Definition of notable in English:

notable

adjective

  • Worthy of attention or notice; remarkable.

    ‘the gardens are notable for their collection of magnolias and camellias’
    ‘the results, with one notable exception, have been superb’
    • ‘One of the most notable features of the building is a pair of large stone pineapples that flank the West Street facade.’
    • ‘These two companies have the notable distinction of being able to generate a profit at the moment.’
    • ‘In Scott Murray's absence, young Alastair Kellock had a notable Celtic League debut.’
    • ‘There are notable exceptions, especially among academics and medical faculties.’
    • ‘Apart from a few notable exceptions, everything seemed to conform to type.’
    • ‘I disliked virtually everything they asked for, with two notable exceptions.’
    • ‘His work also had a notable influence on young British realists of the time.’
    • ‘For the most part, the acting in the movie is excellent, with some notable exceptions.’
    • ‘Other notable individuals who are still with the group have formed their own companies.’
    • ‘His bluntness is softened by a naturally upbeat demeanour and a notable lack of self-importance.’
    • ‘One notable exception to the rental costume list is the blue ball gown Knight wears in Act Two.’
    • ‘He led us on a short guided walk round the ceremony, drawing our attention to notable people on the way.’
    • ‘Jackie Kay's Strawgirl marked the author's notable debut as a writer for children.’
    • ‘Two most notable events have taken place in the history of Richmond and its neighbourhood during the past week.’
    • ‘It is notable that bargaining power is revealed not only in explicit negotiation but also implicitly.’
    • ‘Perhaps a dozen of these have notable vitality and some real academic distinction.’
    • ‘A notable exception is the prominent role played by Jewish patrons of the arts.’
    • ‘Planning law is complex, but its most notable feature is its infinite flexibility.’
    • ‘These things happen, and I'm sure everyone thought this was as notable an achievement as I did.’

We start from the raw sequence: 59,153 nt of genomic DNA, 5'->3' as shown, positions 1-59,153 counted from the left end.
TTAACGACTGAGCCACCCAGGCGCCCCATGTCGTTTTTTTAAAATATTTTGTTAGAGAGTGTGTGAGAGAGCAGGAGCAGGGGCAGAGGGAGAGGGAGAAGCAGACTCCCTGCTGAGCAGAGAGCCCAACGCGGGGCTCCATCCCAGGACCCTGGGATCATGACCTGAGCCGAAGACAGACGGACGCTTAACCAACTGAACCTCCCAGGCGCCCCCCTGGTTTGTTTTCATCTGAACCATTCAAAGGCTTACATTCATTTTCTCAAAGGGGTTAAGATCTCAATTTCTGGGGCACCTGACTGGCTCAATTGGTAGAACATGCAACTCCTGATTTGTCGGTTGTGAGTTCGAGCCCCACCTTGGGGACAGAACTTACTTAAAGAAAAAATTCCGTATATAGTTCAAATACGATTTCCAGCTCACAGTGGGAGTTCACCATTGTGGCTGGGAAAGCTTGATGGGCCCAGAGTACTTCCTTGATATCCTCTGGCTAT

• ‘The Rothschilds are still prominent in banking in Britain and are notable patrons of the arts and sciences.’
    noteworthy, remarkable, outstanding, important, significant, momentous, headline, memorable, unforgettable, pronounced, marked, striking, glaring, obvious, impressive, uncommon, unusual, particular, special, extraordinary, exceptional, conspicuous, rare, signal
    prominent, important, well known, famous, famed, noted, distinguished, great, eminent, pre-eminent, illustrious, consequential, respected, well thought of, esteemed, honoured, renowned, celebrated, acclaimed, influential, prestigious
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noun

usually notables
  • A famous or important person.

    ‘businessmen and local notables’
    • ‘It is trendy these days for spin doctors to help our politicians, sports stars and other notables avoid accepting responsibility for what they do.’
    • ‘At the very least, they attracted donations from local notables.’
    • ‘Though they performed only in café-theatres and beer halls, even such notables as Beckett and Brecht recognized their greatness.’
    • ‘We made it a point to meet some of our Chinese neighbors and local notables.’
    • ‘In 1831 the government forced local notables to serve on temporary boards of health, in order to combat cholera.’
    • ‘Ancestor worship, the chief ritual observance, was directed by local notables.’
    • ‘The alliance between the Napoleonic state and the new elite of notables represented the third important feature of Napoleonic Italy.’
    • ‘The problem with this assumption was it ignored the role of local notables and rural communities.’
    • ‘What was being touted as a low key opening turned into one of the better parties in Pattaya, with all the local notables in attendance and a host of Bangkokians as well.’
    • ‘And it's not just the banks that come under pressure from local notables.’
    • ‘Local elections favor local political notables who are capable of mustering sufficient resources and influence on their own.’
    • ‘On visitations they spoke mainly to priests, who almost invariably assured them that all was well, and to local notables holding administrative office in parishes.’
    • ‘The movement was taken over by the notables - local gentry, clergy, and officials - as the only way to control it.’
    • ‘His name was announced at a lunch at the Town Hall on Friday attended by Rochdale's leading notables and businessmen.’
    • ‘Many of the dishes are named after local African-American notables.’
    • ‘Differences in wealth produced a class of local notables who relied upon the community for their influence and power.’
    • ‘It represented a decisive defeat for the old liberal politics, dominated by local notables, with their traditional methods of patronage and persuasion.’
    • ‘Not all the local notables were Puritan Parliamentarians.’
    • ‘The council would not be elected, but instead would be endorsed by local meetings of notables.’
    • ‘The members of the ruling class, formerly citizen-soldiers, became local notables and loyal subjects of the emperor.’
    celebrity, public figure, important person, vip, personality, personage, notability, dignitary, leading light, star, superstar, name, big name, famous name, household name, lion, worthy, grandee, luminary, panjandrum
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Origin

Middle English: from Old French, from Latin notabilis ‘worthy of note’, from the verb notare ‘to note, mark’.

Pronunciation

notable

/ˈnōdəb(ə)l//ˈnoʊdəb(ə)l/